Eventually the nickname and logo of Washington's NFL franchise is headed to the dustbin of history, where future generations will look back in bafflement that it was ever allowed.
This is undeniable.
You can support the name and logo all you want. You can decry the excesses of political correctness (no "Dukes of Hazzard"?) You can find a Native American cloaked in an RG3 jersey in an attempt to prove your point. That's fine. This column isn't about trying to change anyone's opinion because too many opinions have already changed that it doesn't matter.
You can hum the fight song in your sleep and still realize that the die is cast here. It's just a matter of time. That's just being practical.
Last year, team owner Daniel Snyder declared the nickname and logo would never change. That was last year though. This year is this year and the winds of change have swept swiftly across the nation.
Last year no one would have predicted South Carolina politicians would vote in a bipartisan manner on the issue of removing the battle flag of the Army of Northern Virginia from the state capitol grounds. Let alone Alabama would do it via decree of its governor or the flag would become so toxic that even a couple of anti-establishment cousins such as Bo and Luke Duke would be banished from the airwaves. Hate it or not, it happened.
This is a whole new day and Daniel Snyder is on the wrong side of quickly moving public sentiment.
That's the backdrop to Wednesday's decision by U.S. District Court in Virginia, ruling against Snyder and affirming a 2014 Trademark Trial and Appeal Board decision that deemed the name and logo offensive to Native Americans and thus ineligible for trademark protection.
How fast are things moving? In his ruling, Judge Gerald Bruce Lee rejected the franchise's First Amendment argument. He cited a U.S. Supreme Court decision that allowed the state of Texas to ban Confederate battle flags on license plates. That decision came last month.
Washington can appeal again and it's worth noting, that even if it loses all its legal challenges, the franchise can still continue to use the name and logo. No one can make it go away. It just becomes more difficult to protect exclusivity of the brand. Others can likely use the term also, allowing them to cut into merchandise sales, marketing and so on.
The ruling hits the bottom line, of both Washington and the NFL, which enjoys revenue sharing and thus is in position to pressure Snyder.
"This is a huge victory," attorney Jesse Witten, who represents Native Americans, told the Washington Post. "Getting this ruling from a U.S. District judge is a watershed event. The team has been fighting this case so hard and leaving no stone unturned and scorching every square inch of earth that it's hard to imagine they will not appeal."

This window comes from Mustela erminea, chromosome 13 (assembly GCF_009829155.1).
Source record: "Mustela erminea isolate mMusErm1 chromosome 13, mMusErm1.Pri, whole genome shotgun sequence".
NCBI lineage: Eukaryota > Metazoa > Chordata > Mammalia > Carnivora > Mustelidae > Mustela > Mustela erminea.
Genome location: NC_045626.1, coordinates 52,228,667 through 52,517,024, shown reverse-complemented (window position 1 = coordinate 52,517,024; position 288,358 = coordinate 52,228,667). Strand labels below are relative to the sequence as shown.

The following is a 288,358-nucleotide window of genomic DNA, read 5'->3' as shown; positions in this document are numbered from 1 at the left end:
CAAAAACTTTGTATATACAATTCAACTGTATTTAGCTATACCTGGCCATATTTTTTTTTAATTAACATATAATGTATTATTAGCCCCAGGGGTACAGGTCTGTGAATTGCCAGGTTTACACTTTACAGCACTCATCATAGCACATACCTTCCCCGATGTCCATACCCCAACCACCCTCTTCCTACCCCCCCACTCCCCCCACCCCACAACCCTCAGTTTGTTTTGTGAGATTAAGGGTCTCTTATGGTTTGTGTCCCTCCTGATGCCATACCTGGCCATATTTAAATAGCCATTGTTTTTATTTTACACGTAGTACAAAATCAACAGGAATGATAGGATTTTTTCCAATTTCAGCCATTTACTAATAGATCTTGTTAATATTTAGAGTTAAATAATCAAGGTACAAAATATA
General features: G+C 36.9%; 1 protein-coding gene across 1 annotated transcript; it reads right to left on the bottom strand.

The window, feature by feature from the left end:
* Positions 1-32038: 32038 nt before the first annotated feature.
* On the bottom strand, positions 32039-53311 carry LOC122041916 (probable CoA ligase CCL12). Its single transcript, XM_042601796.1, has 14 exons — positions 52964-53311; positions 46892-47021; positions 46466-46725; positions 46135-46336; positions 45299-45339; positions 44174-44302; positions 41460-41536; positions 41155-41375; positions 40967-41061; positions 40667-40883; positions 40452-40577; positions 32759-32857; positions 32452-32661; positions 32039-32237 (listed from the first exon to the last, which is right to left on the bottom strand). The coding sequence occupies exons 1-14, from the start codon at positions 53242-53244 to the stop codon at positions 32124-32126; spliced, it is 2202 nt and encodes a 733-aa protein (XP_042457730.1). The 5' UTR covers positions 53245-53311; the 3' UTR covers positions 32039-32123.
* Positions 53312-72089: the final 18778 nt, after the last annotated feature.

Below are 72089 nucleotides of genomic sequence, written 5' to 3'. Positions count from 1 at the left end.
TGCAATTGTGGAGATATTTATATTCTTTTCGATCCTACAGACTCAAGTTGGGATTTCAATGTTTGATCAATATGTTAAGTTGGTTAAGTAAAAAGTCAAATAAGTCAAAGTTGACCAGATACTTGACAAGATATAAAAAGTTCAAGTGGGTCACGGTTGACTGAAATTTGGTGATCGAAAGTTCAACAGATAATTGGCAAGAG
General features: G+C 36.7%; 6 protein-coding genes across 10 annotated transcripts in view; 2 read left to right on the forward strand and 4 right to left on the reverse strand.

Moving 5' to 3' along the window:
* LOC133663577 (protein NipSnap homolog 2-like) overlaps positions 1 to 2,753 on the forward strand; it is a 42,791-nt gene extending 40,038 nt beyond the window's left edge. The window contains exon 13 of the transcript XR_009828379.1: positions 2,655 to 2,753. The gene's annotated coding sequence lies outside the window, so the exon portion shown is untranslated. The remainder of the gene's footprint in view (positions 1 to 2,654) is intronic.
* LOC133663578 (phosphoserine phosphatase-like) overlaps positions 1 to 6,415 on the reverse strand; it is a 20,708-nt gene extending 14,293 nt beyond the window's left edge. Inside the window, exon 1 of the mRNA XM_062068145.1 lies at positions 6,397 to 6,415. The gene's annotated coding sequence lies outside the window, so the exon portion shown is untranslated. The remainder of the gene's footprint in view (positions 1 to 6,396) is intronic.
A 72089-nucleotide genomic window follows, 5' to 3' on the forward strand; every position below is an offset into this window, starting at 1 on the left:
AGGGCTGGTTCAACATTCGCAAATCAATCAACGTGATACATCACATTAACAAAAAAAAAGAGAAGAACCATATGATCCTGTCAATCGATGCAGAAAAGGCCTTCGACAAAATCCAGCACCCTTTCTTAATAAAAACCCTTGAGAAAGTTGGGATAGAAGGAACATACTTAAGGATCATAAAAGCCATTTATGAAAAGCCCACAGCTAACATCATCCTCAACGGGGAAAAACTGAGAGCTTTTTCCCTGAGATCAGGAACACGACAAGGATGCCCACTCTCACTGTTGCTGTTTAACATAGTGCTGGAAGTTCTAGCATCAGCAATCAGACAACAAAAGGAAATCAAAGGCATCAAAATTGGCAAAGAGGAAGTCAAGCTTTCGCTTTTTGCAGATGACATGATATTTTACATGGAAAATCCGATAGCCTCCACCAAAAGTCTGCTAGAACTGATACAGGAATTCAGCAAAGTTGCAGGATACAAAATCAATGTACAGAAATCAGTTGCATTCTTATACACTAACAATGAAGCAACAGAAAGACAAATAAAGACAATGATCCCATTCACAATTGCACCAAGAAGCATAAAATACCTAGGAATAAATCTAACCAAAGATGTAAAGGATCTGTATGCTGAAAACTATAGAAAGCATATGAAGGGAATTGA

It is hard to imagine they won't appeal. Then again, it was hard to imagine how quickly views changed on symbols of the Confederacy, where even a couple months ago just broaching the subject was considered a political third rail in certain places. Or how hard it was to foresee businesses distancing from Donald Trump so quickly, or the public embracing marriage equality or everything else that is happening in 2015.
Sometimes these things all come in an avalanche and the rocks sure are sliding right now. The battles will undoubtedly continue, but the so-called Culture War is over. The question is if Snyder is smart enough to realize it.
If anything, the District Court decision gives Snyder an easy out. He can throw up his hands and blame activist judges and overreaching bureaucrats, and find a new name without looking weak. Such a move would save him from historical scorn for defending what society increasingly sees as bigoted.
Last year Snyder went on ESPN and declared that his franchise's moniker wasn't a racial slur that some see it as, but actually a symbol of "honor" and "respect." He claimed it wasn't denigrating Native Americans but celebrating them.
"We sing 'Hail to the Redskins.' We don't say hurt anybody. We say 'Hail to the Redskins. Braves on the warpath. Fight for old D.C.' We only sing it when we score touchdowns."
He said critics don't understand the history behind the image and are confused and have taken everything out of context.
"A Redskin is a football player," Snyder continued. "A Redskin is our fans. The Washington Redskins fan base represents honor, represents respect, represents pride. Hopefully winning. And, and, it, it's a positive. Taken out of context, you can take things out of context all over the place. But in this particular case, it is what it is. It's very obvious."
This sounds exactly like the old defense of Confederate symbols that is losing momentum by the day. Oh, some will always make it, some will always believe it, but when the tipping point comes, most smartly retreat.
Is Snyder going to continue to dig in on such a position when the earth he is digging has moved so swiftly underneath him? Does he want to be remembered as the last crusader?
Daniel Snyder is a billionaire businessman, not a politician, so his motivations and ability to ignore public outcry are completely different. It's his team.
He can stand his ground and he can fight this fight. That's America. And if he does it will be riveting to watch.
Even those who will cheer him on for it though have to rationally realize that the deal is done here.
The country isn't changing. It's changed.